Why hasn’t “Shine Jesus Shine” been retuned yet? Has anyone heard the Mumford and Sons-esque version of Don Moen’s “God is Good (All the Time) yet?”. How about a techno/electronica version of “Lord I Lift Your Name on High”? There is a HUGE market out there that’s been untapped, people. You can thank me later. On your way to the bank, of course.

3. Develop your personal brand
Who needs administrative assistants, or music associates, or any of those antiquated ministry support roles? You need a personal brand developer. Band name? Check. Twitter / Facebook / Instagram / Tumblr / Flickr / Noisetrade / SoundCloud / BandCamp / BingoClub / BowlingLeague presence? Check. Hipster logo? Check. Now how about your own personal FroYo flavor? Personal coffee bean supplier? Food taster? Skinny Jeans tailor? You have some work to do.

4. More effectively capitalize on the seldom-used “retweet” feature
Most worship leaders still don’t know about the hidden “retweet” feature on Twitter (even after I mentioned this oversight last year). We need to step it up in 2015 and use this feature more often (i.e. daily). Someone likes your Don Moen retune? Retweet it  Someone accidentally said your name when they sneezed? Retweet it. If you don’t retweet any mention of you, then we might forget that you exist, and then we might forget that we need you to keep existing. Here’s the mantra: “We tweet the retweet because we treat our wee tweeters to retweets.” Say it. While singing “Oceans”.

5. Embrace the lip-sync
Building a worship team “Brilliant Harmony Society Collective” is such hard work. Whether they’re volunteers, professionals, or somewhere in-between, it just takes too much time to work with actual people. Thanks to worship resources like Ableton Live we can already bring in string sections, timpani hits, techno-pads, and electric guitars with the click of a button. Let’s just go full throttle in 2015 and bring in the canned vocals too. I’m looking forward to standing at the mic this Sunday, singing my lips out to the latest worship hit, and hearing the congregation say “man, you sounded an awful lot like Chris Tomlin”. I’ll lower my prescription-less glasses so I can look them in the eyes and say “that’s because it was Chris Tomlin”. Then I’ll get into my limo and go home.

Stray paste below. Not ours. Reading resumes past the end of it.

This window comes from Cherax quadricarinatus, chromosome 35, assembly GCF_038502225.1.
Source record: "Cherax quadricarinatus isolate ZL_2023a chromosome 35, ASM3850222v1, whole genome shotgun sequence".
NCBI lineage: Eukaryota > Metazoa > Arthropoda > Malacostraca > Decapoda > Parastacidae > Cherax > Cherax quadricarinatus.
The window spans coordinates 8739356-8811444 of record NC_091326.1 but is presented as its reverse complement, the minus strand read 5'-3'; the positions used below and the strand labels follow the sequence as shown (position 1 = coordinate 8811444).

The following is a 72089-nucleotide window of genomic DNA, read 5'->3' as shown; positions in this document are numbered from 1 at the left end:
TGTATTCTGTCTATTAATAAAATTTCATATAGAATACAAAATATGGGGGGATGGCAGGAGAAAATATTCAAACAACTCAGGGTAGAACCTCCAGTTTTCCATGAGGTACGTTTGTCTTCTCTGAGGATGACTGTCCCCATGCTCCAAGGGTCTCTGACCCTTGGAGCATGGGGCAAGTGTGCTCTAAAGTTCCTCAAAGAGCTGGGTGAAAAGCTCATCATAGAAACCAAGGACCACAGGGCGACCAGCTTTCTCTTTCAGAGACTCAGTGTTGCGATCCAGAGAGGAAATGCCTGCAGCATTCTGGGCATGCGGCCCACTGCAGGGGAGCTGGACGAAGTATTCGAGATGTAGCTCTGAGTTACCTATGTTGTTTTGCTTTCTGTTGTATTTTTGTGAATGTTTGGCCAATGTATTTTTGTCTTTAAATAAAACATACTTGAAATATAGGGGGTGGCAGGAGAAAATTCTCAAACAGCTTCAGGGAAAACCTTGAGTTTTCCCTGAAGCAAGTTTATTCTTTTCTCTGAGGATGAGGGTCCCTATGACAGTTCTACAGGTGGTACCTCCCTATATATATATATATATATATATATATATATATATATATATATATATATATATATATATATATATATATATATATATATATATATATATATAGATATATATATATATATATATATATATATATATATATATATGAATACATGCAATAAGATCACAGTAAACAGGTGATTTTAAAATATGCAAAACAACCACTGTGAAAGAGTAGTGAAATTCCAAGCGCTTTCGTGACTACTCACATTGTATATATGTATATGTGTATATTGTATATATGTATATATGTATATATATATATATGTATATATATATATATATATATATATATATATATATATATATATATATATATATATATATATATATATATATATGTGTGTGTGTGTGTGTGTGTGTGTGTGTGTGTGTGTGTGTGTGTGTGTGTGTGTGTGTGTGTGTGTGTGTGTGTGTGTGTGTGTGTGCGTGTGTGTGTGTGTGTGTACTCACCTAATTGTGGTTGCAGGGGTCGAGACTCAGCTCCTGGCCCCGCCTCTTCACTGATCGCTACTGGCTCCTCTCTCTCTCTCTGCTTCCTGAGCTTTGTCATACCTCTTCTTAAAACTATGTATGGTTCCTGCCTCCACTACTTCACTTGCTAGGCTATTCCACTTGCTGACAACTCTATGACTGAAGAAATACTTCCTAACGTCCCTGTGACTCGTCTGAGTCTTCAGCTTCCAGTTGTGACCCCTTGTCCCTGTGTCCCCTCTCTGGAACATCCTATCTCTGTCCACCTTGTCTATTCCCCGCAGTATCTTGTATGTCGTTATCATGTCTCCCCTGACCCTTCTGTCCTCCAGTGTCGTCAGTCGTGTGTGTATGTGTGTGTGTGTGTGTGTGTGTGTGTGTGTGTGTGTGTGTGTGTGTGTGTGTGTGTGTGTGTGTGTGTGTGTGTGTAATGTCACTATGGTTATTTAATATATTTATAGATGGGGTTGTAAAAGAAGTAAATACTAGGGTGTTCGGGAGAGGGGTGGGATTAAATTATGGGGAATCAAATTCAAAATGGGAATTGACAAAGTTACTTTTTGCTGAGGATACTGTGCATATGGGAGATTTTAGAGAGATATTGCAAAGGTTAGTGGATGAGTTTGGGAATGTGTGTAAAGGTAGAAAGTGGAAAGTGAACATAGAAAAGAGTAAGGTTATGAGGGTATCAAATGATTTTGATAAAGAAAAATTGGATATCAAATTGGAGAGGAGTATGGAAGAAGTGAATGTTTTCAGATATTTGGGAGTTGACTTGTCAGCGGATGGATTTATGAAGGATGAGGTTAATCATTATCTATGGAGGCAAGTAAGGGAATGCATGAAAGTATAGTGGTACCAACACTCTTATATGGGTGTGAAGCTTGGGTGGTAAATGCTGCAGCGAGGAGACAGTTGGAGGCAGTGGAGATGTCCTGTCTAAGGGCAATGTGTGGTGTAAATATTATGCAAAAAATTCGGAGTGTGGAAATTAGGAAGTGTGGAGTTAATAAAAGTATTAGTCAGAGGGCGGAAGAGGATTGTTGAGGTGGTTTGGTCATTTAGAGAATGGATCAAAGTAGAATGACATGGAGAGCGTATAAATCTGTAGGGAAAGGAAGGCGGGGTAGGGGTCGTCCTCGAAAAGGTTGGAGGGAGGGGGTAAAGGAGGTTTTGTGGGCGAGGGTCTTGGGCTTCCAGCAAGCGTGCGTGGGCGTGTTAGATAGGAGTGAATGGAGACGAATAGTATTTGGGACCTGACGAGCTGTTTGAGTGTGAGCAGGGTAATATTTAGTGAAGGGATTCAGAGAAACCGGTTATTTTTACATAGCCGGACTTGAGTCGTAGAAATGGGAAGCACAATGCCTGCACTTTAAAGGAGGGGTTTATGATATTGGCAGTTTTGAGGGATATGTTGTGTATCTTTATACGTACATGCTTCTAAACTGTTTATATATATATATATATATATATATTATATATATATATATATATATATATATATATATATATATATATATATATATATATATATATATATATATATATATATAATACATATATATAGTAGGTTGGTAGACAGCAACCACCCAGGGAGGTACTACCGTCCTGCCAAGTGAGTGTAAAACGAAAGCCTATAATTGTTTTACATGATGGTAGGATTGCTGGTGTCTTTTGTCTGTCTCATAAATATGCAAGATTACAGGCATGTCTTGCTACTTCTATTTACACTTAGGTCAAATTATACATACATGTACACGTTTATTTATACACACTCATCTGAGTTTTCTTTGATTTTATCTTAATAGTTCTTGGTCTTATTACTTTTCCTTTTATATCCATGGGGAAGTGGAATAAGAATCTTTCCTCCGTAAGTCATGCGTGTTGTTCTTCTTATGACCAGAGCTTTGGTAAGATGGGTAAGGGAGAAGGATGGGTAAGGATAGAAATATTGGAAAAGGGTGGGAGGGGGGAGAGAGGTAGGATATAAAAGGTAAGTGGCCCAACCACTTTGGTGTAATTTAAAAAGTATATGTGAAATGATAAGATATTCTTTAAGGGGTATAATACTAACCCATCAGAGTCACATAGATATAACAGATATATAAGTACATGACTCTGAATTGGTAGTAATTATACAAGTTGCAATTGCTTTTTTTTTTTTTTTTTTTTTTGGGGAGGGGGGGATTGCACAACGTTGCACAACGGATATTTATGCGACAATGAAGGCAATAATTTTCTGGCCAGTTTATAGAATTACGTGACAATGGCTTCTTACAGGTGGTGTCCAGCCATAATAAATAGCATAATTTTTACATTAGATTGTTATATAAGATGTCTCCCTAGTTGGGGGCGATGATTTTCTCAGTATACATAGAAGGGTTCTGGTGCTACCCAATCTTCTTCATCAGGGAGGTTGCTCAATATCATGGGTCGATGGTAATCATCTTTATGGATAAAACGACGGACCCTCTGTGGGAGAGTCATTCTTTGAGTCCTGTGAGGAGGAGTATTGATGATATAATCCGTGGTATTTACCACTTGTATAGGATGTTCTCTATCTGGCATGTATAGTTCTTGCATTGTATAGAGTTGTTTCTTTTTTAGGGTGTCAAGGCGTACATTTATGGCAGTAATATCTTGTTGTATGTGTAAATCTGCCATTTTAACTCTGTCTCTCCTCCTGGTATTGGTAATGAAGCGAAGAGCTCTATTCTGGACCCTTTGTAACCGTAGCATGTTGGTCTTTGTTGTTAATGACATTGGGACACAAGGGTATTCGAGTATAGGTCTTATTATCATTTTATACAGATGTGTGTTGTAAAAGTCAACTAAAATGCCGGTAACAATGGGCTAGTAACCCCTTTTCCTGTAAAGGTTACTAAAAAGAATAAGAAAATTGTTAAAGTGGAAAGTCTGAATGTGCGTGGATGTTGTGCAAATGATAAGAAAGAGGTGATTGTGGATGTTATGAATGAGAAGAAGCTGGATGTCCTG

6. Incorporate more one-liners
After the 399th time of hearing you say “Good morning! Let’s stand together”, your congregation might die of sheer boredom. You need to pull a Taylor Swift and “Shake it” up with some worship one-liners to really get the blood flowing. Examples: “Ittttttttttt’s worship time!” Or “Here I am! I’m back! You’re glad to see me, and I’m glad to see you!” Or “Testing, testing, one, two, three / Who wants to praise the Lord with me?!?” I could think of some more but then you’d thank me too much and I’d have no choice but to retweet you.

7. Use reverse octave jumps
We’ve pretty much exhausted the octave jump supply of all of its awesomeness. Last year I suggested the “octave MONSTER jump” but that’s run its course as well. Now it’s time to kick that octave jump train into reverse and ride it for another solid decade. Here’s what you do. Step one: start the song in a singable range. Everyone is happy. Step two: build the second chorus. Everyone knows something is coming. Step three: drop down an octave into the sub-bass range, in which only the big/old dudes in your church can sing. Who cares if it’s awkward? It’s epic, man. If people can’t keep singing along it’s their problem.

8. Dance like never before
I really think that if our worship leadership is going to go to the next level, then we need to start dancing. Not just tapping our feet, but full-on dancing. And not spontaneous dancing, but pre-planned, choreographed, synchronized, banner-tastic, flag-a-riffic, throw-me-my-linen-ephod dancing. You want the Spirit to lead you where your trust is without borders? Then walk upon the water of dance, my friend.

9. Throw in some more “hey!”s